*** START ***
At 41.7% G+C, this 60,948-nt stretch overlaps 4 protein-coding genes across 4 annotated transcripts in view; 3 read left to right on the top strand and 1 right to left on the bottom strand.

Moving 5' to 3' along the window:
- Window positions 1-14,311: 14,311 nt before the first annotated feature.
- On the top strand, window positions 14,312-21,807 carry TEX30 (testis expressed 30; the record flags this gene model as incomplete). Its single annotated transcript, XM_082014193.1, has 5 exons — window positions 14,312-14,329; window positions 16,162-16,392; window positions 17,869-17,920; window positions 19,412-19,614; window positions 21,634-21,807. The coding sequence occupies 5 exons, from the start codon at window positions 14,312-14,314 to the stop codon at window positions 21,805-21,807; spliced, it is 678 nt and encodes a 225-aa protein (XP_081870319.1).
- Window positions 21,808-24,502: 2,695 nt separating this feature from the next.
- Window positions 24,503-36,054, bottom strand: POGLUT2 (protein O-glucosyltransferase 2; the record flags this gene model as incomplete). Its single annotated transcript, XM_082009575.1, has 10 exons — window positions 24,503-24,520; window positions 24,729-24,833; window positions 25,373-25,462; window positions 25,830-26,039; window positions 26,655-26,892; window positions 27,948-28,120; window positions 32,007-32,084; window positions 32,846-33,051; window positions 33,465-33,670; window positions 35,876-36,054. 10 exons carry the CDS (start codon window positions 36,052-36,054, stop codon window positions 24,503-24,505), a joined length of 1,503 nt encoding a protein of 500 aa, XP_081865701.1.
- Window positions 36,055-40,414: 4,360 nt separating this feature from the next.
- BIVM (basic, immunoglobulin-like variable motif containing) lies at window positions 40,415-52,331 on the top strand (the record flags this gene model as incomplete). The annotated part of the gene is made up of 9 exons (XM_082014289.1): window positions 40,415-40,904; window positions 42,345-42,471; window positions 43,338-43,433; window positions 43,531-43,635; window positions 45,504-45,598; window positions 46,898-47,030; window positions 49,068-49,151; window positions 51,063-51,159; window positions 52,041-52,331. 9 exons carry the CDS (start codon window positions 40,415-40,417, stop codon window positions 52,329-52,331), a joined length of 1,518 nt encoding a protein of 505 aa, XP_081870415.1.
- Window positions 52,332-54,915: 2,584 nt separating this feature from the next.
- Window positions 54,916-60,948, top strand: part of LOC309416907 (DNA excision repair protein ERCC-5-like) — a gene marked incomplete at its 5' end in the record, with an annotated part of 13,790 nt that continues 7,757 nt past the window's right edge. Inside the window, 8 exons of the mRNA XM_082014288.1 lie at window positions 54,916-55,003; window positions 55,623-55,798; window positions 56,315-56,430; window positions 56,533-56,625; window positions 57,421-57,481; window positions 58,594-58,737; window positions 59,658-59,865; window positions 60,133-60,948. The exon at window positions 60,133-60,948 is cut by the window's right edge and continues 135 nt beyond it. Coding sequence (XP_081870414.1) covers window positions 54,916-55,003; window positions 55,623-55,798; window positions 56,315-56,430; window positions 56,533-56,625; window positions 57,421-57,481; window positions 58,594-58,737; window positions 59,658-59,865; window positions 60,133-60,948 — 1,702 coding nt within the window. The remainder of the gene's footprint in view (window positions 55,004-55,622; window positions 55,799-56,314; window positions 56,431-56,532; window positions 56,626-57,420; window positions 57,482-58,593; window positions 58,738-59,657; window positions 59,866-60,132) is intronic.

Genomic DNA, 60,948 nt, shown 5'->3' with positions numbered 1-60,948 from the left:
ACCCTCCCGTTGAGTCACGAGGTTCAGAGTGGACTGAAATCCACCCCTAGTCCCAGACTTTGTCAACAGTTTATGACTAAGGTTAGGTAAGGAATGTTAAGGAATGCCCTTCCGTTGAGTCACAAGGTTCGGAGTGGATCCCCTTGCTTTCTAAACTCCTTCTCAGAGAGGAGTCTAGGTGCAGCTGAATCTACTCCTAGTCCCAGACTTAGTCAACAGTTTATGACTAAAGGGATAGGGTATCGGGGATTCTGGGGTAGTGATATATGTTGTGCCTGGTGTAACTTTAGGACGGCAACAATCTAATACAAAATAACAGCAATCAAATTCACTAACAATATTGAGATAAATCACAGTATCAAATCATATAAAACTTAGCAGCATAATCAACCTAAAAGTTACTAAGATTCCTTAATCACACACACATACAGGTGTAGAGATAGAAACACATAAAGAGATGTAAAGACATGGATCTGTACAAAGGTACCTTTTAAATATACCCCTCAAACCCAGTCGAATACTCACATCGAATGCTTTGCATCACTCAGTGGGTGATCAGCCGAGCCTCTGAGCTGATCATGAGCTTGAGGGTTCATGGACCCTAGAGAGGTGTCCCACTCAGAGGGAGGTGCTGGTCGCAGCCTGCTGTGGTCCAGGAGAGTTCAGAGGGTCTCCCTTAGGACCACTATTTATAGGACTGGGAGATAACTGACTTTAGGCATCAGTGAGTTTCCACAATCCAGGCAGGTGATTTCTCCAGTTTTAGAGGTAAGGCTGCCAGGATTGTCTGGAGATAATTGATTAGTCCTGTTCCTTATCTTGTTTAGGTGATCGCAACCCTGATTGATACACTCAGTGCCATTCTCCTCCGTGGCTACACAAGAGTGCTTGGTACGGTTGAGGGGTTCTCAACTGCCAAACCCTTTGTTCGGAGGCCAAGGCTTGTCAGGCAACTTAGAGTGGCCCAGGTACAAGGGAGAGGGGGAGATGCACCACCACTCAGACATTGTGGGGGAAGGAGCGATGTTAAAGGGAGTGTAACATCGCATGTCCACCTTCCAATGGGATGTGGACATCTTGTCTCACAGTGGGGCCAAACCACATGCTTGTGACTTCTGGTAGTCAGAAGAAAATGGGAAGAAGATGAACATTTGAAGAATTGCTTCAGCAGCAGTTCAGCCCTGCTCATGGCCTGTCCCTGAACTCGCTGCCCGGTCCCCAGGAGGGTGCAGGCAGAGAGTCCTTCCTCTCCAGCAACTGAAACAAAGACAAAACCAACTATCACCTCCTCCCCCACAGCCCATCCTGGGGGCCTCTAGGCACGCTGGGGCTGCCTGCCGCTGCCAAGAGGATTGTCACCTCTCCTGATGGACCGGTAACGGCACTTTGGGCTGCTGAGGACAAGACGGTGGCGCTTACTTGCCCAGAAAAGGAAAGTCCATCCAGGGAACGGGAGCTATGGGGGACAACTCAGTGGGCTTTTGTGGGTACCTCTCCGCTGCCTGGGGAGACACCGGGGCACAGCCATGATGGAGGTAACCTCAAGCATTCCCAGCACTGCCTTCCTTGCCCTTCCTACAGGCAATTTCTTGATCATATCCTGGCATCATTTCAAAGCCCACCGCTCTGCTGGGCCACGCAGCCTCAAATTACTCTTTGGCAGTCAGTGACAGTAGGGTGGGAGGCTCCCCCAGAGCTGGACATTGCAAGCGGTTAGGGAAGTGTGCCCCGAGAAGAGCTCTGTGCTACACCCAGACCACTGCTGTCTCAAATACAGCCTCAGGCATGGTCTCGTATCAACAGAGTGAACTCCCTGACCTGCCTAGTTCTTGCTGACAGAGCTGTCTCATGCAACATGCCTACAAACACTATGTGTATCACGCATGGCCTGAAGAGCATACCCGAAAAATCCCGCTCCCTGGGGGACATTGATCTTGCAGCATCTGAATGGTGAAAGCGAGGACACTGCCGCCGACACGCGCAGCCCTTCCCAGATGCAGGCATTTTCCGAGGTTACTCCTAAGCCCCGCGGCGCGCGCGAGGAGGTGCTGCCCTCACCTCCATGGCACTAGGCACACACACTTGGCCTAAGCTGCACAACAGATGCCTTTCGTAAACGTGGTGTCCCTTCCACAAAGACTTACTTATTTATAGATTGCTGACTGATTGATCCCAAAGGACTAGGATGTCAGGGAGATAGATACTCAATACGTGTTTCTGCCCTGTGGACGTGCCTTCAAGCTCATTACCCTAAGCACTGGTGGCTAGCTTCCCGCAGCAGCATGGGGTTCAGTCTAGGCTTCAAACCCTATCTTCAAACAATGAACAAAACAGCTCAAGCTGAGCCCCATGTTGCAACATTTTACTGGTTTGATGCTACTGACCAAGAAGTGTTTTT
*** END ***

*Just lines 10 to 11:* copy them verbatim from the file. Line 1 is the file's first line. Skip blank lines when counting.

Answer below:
- Window positions 54,916-60,948, top strand: part of LOC309416907 (DNA excision repair protein ERCC-5-like) — a gene marked incomplete at its 5' end in the record, with an annotated part of 13,790 nt that continues 7,757 nt past the window's right edge. Inside the window, 8 exons of the mRNA XM_082014288.1 lie at window positions 54,916-55,003; window positions 55,623-55,798; window positions 56,315-56,430; window positions 56,533-56,625; window positions 57,421-57,481; window positions 58,594-58,737; window positions 59,658-59,865; window positions 60,133-60,948. The exon at window positions 60,133-60,948 is cut by the window's right edge and continues 135 nt beyond it. Coding sequence (XP_081870414.1) covers window positions 54,916-55,003; window positions 55,623-55,798; window positions 56,315-56,430; window positions 56,533-56,625; window positions 57,421-57,481; window positions 58,594-58,737; window positions 59,658-59,865; window positions 60,133-60,948 — 1,702 coding nt within the window. The remainder of the gene's footprint in view (window positions 55,004-55,622; window positions 55,799-56,314; window positions 56,431-56,532; window positions 56,626-57,420; window positions 57,482-58,593; window positions 58,738-59,657; window positions 59,866-60,132) is intronic.

Genomic DNA, 60,948 nt, shown 5'->3' with positions numbered 1-60,948 from the left: